Fifty years ago today, the first transatlantic television broadcast was beamed to Europe via the newly launched Telstar 1 satellite.
I remember sitting in my basement watching the Cubs game as WGN flashed the news across the bottom of the screen that parts of the contest were being transmitted to Europe. It seemed remarkable to me at the time that pictures and sound could be beamed almost instantaneously thousands of miles away.
Prior to Telstar, footage of news events overseas were shot using a film camera, flown back to the states, and processed for broadcast on the nightly news. If news broke after noon eastern time, networks were out of luck. Transatlantic flights at that time took 8 hours. Some of the planes had film processing and cutting equipment so that the film would be ready to air the minute the plane touched down.
Telstar initiated a revolution in many fields.
The Telstar 1 satellite, which became the world’s first active communications satellite, launched on July 10, 1961 from Cape Canaveral, Fla. Two days later it made history by transmitting the first global television signal from the Andover Earth Station in Maine to the Pleumeur-Bodou Telecom Center in Brittany, France.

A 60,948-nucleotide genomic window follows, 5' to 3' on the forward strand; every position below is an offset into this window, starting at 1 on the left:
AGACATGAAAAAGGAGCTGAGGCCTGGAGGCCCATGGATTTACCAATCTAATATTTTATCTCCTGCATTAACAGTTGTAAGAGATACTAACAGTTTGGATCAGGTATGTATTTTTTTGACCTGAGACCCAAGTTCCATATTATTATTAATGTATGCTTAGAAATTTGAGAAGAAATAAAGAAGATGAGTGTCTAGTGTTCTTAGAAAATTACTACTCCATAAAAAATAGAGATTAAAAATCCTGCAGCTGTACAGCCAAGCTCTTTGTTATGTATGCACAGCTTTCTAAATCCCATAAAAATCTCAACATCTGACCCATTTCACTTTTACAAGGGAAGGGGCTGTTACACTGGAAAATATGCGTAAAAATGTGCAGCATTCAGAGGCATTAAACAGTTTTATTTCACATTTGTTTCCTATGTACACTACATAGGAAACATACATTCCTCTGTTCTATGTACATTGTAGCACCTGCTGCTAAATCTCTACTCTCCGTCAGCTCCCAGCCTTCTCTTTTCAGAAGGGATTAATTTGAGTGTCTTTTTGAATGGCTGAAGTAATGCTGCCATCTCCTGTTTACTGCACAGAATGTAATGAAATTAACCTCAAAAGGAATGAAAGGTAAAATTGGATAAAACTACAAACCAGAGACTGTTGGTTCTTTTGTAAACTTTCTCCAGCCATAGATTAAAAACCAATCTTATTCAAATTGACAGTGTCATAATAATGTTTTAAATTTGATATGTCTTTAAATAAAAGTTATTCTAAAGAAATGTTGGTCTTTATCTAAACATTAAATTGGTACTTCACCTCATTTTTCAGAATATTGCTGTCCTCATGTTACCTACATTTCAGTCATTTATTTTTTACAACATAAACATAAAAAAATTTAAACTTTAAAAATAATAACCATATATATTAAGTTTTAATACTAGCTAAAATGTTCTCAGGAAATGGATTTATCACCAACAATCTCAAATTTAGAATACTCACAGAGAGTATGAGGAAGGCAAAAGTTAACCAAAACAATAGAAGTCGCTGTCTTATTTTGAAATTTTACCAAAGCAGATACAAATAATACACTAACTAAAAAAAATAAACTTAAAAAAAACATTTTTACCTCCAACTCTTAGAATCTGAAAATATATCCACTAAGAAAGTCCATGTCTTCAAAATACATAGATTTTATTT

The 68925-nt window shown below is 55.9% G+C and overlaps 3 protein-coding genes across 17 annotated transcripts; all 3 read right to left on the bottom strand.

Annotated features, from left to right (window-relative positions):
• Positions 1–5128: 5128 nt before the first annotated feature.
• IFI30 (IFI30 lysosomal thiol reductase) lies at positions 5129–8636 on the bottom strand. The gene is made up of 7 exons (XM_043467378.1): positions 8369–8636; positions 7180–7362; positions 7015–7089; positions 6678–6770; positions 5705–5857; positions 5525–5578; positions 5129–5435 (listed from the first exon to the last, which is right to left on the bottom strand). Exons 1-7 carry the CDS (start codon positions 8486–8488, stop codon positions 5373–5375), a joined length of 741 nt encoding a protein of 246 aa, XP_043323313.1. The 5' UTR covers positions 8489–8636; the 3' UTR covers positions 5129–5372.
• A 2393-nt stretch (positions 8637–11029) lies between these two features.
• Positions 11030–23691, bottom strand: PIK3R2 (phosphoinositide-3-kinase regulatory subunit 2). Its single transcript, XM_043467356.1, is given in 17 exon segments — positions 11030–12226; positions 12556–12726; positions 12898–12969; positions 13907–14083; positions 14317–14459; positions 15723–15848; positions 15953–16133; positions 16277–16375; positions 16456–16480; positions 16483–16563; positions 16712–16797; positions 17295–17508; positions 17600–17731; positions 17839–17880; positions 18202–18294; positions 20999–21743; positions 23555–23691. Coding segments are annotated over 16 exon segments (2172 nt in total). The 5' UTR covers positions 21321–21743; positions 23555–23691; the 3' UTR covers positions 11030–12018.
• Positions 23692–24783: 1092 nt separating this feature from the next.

The first images beamed to Earth in that broadcast included the views of the Statue of Liberty, the Eiffel Tower, remarks from President John F. Kennedy, clips from a baseball game between the Philadelphia Phillies and the Chicago Cubs, shots of the American flag waving in the breeze, and images of French singer Yves Montand.
“Live broadcast of events happening throughout the world are taken for granted today, but 50 years ago transmissions enabled by Telstar captured the attention and imaginations of people everywhere,” Wayne Clough, secretary of the Smithsonian, said in a statement. “The 50th anniversary reminds us how far we have come, and how much potential there is [in] the new era of digital communications.”
While the Telstar 1 satellite was only operational for a few months, it successfully transmitted a variety of signals from orbit, including television, fax, telephone, data and still pictures from several locations across the United States and Europe, Smithsonian officials said.
Two weeks after it launched, the Telstar 1 satellite facilitated a multinational broadcast on July 23, which was carried by the American networks CBS, NBC and ABC, as well as CBC in Canada and Eurovision in Europe, Smithsonian officials said.
Telstar 1 was only operational until November of that year, but its legacy is still being felt today. Communications satellites are a huge business and make possible much of the modern world we now take for granted.
It’s good to remember that humble beginnings that all of our wondrous technology sprung from.